The comment that patients cannot afford to see psychiatrists financially worth clarification. The public service is open to serve the needy and finance should not bar a patient from receiving adequate treatment. There has not been any survey on the charges of psychiatric consultation and treatments in Hong Kong in the private sector. It may be helpful if such a survey can be done to indicate what the average and reasonable consultation charges may be to dispel any misunderstanding about the affordability of seeing a psychiatrist because of finance.

The response from the President of the Hong Kong Medical Association was 'Need not fear', 'the guidelines are just reasonable clinical practice', and 'there is no mention of psychiatrists'. The issues, as you know are not yet settled. Unfortunately the Dangerous Drugs issue has become an area of concern in the current election of office bearers of the Hong Kong Medical Association.

Research has yet to be done on the prevalence of long teni: use and dependence on benzodiazepines locally. Education of the public including an official information leaflet on the appropriate uses and risks of benzodiazepines has yet to be arranged.


Clinical practice changes with time and advancement of scientific knowledge. Good practice twenty years ago may not have been appropriate now. Guidelines now may have been outdated long before twenty years later.

There are overlap of clientele between practitioners of different disciplines. In the use of benzodiazepines, whether a psychiatrist is in a position to comment on the management of patient in the setting of family practice is for further consideration. There is lack of communication among medical professionals, not to mention the lack of conjoint research.

As seen from some of the comments above, general practitioners are feeling the pressure of changes in the community. There are grievances that things are not the same as before.

That a patient can seek consultation of a practitioner at his clinic and obtain his prescription in the same clinic is of much convenience to the patient. It may, however, foster a misconception on a patient that he is paying for the medicine he obtains. A patient may not learn that he need to pay for the consultation and the consultation worth money more than the medicine he has been supplied. There may be also a tendency for a medical practitioner to charge more as he prescribes more medicine. Whether the current practice of a clinic serving simultaneously as a dispensary is a healthy arrangement warrants further consideration of the medical professionals.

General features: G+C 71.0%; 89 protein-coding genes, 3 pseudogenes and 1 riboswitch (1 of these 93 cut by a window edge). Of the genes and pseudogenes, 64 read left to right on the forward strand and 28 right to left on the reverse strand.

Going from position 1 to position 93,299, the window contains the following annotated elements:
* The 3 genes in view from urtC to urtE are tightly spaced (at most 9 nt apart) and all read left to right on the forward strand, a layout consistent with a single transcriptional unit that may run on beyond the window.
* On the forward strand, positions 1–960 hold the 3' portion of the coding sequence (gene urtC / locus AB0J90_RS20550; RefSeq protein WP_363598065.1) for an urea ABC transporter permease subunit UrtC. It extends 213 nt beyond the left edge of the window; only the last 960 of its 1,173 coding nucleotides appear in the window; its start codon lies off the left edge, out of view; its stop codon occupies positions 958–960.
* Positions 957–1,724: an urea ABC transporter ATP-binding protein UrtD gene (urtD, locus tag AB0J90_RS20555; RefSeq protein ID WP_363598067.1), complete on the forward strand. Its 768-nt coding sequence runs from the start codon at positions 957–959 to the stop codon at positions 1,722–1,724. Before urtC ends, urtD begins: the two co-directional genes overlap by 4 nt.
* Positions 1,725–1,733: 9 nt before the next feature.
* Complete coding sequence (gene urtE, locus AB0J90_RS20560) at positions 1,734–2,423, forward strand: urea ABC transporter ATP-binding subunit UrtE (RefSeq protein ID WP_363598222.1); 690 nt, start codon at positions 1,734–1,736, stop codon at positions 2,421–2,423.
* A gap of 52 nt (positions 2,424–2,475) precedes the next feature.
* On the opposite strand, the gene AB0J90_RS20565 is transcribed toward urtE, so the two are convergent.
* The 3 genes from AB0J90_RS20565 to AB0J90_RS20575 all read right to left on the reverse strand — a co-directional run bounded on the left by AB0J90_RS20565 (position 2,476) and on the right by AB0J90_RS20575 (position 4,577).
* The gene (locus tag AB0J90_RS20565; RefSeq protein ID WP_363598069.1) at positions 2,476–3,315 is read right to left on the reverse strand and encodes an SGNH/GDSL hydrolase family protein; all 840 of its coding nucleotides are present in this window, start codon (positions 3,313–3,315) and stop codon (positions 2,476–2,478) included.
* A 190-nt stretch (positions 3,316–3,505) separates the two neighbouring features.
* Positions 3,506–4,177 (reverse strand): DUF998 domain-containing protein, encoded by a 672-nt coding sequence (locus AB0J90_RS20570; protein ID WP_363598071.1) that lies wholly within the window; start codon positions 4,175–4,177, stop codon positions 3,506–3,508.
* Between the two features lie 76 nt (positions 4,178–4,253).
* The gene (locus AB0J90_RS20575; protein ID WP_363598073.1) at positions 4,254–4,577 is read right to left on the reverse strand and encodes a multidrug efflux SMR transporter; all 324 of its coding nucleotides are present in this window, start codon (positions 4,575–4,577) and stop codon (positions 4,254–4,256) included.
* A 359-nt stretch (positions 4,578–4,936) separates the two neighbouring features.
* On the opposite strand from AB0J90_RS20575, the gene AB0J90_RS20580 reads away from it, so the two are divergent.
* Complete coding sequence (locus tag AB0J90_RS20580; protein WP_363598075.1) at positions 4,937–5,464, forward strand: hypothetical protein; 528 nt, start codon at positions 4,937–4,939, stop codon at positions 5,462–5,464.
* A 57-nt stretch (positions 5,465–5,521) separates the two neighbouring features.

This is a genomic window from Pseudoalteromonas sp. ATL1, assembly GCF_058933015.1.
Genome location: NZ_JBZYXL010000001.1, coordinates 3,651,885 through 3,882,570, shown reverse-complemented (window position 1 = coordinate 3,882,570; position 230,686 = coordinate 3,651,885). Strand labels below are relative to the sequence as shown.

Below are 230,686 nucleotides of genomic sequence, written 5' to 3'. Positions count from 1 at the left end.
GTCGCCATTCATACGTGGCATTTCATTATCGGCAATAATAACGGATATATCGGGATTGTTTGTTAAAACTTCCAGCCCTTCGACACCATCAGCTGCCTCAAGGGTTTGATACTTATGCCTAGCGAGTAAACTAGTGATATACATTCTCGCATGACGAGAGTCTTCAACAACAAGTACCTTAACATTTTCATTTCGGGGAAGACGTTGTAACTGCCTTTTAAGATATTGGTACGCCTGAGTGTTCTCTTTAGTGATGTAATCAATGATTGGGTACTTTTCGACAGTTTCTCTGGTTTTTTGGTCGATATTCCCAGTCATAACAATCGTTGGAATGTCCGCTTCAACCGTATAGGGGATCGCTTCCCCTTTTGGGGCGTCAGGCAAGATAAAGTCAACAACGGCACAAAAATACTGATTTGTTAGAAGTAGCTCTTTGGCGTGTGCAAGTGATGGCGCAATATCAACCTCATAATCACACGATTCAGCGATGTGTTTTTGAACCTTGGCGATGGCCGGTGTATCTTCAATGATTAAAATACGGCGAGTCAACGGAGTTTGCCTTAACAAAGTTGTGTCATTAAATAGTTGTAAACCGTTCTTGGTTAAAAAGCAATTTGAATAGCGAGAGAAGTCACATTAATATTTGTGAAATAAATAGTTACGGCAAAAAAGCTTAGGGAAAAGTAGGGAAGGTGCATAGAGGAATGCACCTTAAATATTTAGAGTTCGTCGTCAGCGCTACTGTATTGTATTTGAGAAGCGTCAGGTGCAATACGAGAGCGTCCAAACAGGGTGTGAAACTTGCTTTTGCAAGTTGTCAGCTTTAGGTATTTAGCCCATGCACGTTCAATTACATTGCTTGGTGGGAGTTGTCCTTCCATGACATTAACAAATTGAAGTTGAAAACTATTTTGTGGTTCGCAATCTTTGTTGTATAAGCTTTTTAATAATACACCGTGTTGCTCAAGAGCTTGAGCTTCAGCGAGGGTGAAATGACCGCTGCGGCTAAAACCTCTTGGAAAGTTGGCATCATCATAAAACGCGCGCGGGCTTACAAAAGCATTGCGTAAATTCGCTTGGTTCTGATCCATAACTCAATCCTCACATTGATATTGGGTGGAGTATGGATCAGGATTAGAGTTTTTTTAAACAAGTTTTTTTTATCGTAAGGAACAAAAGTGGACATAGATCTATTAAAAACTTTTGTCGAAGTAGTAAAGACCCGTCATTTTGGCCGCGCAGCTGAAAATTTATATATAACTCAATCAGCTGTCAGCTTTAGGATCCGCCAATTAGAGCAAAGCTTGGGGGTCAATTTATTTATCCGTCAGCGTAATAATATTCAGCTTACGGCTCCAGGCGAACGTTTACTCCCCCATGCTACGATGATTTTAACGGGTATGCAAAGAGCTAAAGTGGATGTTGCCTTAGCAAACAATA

The benzodiazepines issue also reflects in part that private practice is no longer as rewarding as in the past. The previous relationship between the public and the private health care services has been changed. The public service used to be limited and the private sector was to cover what had not been provided. Now that the public service has been progressively expanded while the number of medical practitioners in private sector has remained high, the balance between the public and the private sector in the proportion of patients each serves has changed. More pressure is thus put on private practitioners. At the same time, the private medical service has never been organized. There is no planning of the number of private practitioners required in individual districts. There is no planning of the proportion of practitioners of various specialties in the private sector. Medical practitioners, be they from public sector or private sector, are in a way resources of a society. They need to be appropriately organized to serve the need of the society. Wastage of the manpower and time of a medical practitioner is in a way wastage of the resources of the society. With the fast growing expansion of the Hospital Authority, the likelihood of further expansion of services of the Department of Health, and the ever increasing number of medical graduates from both medical schools in Hong Kong, it is necessary that the whole health care system need to be planned and organized with proper roles accorded to each individual medical practitioner, public and private included.

Benjamin Lai, MBBS(HK), MRCPsych, DIP. PSYCHOTHERAPY(IABMCP), FHKCPsych, FHKAM(PSYCH) Psychiatrist, St. Teresa Hospital, Psychiatrist, Hong Kong Christian Service, Hon. Consultant Psychiatrist, PS 33, Consultant Psychiatrist,
Adventist Hospital, Tsuen Wan. Rm 504, Belgian Baank Building, 721 Nathan Road ,Mongkok, Hong Kong.

*This paper is presented in the scientific symposium on "Benzodiazepines Controversies: from use to abuse" organized by the Hong Kong College of Psychiatrists on 12 June 1996.